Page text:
• Time for a couple of Christmas tips, in case you want to make your decorations slightly menacing: 1) a set of ornaments featuring the faces of infamous serial killers, namely Charles Manson, Ted Bundy, Jeffrey DahmerEd Gein and H. H. Holmes; 2) a murderous Santa Claus. Make your guests understand festivities stress you out, and that might trigger some uncontrolled impulse. If you wish to buy these refined, tasteful little objects, just click on pictures to go to the corresponding Etsy store. You’re welcome.

  • Finally, if you run out of gift ideas for Christmas and you find yourself falling back on the usual book, at least make sure it’s not the usual book. Here are four random, purely coincidental examples…
    Happy holidays!

(Click on image to open bookshop)

Merry Christmas!

Buon natale

This year I wanted my Christmas greetings to be a little more intimate and heartfelt.

That’s why I decided to make this minipost only visible to those who proved their interest by subrscribing to email updates or following my site via WordPress. It’s my way of thanking you, because being able to count on regular readers engourages me to improve and to keep on sharing the wonders I encounter during my researches.

If you enjoy the blog, you could consider making a small donation through PayPal using this link.
But the best way to support my work is to buy (for yourself or for a friend) the books in the Bizzarro Bazar Collection: you can find them in the official bookshop on Libri.it or on Amazon. And yes, they’re both in Italian and English.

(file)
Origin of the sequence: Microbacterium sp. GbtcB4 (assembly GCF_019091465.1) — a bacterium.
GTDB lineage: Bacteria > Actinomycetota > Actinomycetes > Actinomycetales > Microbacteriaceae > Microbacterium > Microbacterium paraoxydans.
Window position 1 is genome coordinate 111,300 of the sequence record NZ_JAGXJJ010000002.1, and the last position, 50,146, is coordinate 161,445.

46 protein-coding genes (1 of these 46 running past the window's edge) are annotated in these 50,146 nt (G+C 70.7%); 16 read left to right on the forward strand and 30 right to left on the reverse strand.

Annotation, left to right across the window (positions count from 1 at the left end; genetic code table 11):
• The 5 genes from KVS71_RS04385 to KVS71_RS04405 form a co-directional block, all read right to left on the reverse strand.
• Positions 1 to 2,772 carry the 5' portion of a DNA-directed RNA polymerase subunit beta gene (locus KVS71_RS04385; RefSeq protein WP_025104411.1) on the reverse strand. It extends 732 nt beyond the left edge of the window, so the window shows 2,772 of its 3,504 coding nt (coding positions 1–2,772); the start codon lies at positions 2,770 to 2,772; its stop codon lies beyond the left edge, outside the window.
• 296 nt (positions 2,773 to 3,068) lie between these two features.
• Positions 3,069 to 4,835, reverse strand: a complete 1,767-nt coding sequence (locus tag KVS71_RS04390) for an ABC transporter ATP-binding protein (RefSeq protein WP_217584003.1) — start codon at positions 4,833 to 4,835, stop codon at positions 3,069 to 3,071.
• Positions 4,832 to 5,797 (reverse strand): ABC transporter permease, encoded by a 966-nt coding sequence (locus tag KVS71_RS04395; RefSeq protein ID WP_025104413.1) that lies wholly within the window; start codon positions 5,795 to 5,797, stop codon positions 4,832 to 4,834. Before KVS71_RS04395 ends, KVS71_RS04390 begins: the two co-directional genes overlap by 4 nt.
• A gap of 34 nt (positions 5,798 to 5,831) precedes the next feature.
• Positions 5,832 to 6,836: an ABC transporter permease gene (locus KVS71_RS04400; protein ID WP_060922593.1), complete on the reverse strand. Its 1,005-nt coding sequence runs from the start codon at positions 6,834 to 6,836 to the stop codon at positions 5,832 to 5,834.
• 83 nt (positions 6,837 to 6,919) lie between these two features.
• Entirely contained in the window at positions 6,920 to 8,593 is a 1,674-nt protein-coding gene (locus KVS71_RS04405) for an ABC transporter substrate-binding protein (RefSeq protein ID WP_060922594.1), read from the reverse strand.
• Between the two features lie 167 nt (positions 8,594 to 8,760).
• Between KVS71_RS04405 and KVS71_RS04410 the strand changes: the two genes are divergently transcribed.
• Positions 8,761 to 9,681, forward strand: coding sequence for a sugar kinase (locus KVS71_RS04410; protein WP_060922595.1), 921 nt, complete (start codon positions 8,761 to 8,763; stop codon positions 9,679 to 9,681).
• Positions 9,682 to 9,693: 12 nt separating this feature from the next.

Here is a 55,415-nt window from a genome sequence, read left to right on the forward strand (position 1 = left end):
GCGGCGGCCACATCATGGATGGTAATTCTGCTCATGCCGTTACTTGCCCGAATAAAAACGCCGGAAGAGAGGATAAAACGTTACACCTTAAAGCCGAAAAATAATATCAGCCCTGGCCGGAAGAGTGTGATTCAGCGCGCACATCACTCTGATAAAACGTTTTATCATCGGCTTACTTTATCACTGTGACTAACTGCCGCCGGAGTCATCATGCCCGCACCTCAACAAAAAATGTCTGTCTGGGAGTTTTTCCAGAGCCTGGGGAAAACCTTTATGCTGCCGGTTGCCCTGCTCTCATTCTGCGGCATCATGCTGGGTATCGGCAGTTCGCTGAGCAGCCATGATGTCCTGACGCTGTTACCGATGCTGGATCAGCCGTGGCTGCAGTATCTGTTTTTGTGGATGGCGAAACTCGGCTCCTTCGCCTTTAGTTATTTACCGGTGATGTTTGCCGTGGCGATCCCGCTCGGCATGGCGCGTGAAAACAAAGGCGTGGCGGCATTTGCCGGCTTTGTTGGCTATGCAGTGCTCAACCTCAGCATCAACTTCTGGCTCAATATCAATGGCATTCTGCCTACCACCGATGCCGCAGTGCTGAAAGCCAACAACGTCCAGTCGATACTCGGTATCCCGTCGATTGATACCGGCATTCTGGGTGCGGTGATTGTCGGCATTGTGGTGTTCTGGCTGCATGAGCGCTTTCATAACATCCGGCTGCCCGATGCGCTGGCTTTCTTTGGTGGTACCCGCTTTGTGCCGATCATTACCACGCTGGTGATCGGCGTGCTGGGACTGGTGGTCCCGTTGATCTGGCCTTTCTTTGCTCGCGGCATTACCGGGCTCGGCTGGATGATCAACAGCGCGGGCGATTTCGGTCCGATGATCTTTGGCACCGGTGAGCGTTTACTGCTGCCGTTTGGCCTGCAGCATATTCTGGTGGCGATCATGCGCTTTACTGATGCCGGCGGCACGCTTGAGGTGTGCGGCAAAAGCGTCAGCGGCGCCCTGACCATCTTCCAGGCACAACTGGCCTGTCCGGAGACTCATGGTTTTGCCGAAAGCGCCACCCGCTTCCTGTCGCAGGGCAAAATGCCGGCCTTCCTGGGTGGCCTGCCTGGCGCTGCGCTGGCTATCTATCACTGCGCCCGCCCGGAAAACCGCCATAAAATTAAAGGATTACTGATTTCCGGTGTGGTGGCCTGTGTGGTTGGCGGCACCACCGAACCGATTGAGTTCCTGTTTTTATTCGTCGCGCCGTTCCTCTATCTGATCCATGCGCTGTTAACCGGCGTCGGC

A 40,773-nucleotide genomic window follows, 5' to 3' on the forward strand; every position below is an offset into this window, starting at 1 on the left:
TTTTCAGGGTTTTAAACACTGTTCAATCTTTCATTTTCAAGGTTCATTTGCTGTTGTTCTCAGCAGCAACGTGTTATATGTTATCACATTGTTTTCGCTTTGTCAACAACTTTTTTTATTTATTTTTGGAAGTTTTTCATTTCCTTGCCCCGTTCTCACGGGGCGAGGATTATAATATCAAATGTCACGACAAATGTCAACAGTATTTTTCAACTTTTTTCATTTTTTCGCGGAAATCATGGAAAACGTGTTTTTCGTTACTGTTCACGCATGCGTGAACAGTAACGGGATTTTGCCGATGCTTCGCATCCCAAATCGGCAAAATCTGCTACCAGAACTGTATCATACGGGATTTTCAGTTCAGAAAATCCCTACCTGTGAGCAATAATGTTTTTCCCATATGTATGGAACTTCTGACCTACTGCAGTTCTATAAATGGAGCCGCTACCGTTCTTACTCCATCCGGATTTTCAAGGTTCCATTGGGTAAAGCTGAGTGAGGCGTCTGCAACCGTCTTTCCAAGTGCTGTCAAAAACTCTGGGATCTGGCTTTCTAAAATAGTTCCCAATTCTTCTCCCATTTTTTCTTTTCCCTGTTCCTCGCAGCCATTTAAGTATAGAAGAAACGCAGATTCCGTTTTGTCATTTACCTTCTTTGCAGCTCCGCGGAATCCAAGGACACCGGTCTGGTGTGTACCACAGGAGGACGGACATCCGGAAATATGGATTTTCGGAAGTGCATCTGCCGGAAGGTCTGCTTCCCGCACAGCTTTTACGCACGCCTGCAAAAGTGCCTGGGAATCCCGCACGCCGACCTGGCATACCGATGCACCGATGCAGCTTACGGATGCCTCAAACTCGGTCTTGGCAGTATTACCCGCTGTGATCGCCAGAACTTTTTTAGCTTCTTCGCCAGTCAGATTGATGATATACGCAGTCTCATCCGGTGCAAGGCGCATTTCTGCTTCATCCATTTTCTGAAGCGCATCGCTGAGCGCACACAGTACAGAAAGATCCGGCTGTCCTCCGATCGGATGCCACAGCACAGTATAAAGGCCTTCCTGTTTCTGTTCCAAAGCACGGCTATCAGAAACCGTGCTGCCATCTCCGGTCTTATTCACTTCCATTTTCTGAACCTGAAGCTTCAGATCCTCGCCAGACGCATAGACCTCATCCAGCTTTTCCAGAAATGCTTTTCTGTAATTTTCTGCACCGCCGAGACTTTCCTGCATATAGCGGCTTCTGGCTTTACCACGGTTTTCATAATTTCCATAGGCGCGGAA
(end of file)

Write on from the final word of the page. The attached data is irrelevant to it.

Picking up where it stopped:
I wish you a happy Christmas and… Keep The World Weird!

Buon Natale BB

Christmas presents – II

Has the consumistic frenzy infected you yet, like every year? Are you panicking at the last minute, wiping out every good idea and whatever creativity has left you? All the other presents seem more original than yours?
Here are some gift ideas from Bizzarro Bazar.

Survival stockings
This year we haven’t heard any prophecy about the end of the world but, as you know, the Apocalypse is always near. So here is the perfect tactical stocking to hang by the fireplace, fully-equipped with pockets for your ninja weapons, handles, snap-hooks, velcro and zippers, designed to hold every essential MacGyver tool.

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tactical-christmas-stocking-8464RuckUp Christmas Tactical Stocking

Half pint
Speaking of survival, it should be noted that the festive period always deliver a hard blow to your liver. If this year you’re considering the idea of limiting your alcohol assumption, but you fear you will lose your face with your friends, here is the clever half pint glass that looks like a pint glass, when seen from the side.

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half-pint-glass-_1_Thumbs Up Half Pint Glass

Zombie slippers
With the first cold, there is nothing better than slip your feet in something warm. Even better if it is the mouth of a zombie, quietly gnawing on your ankles as you relax by the fireplace.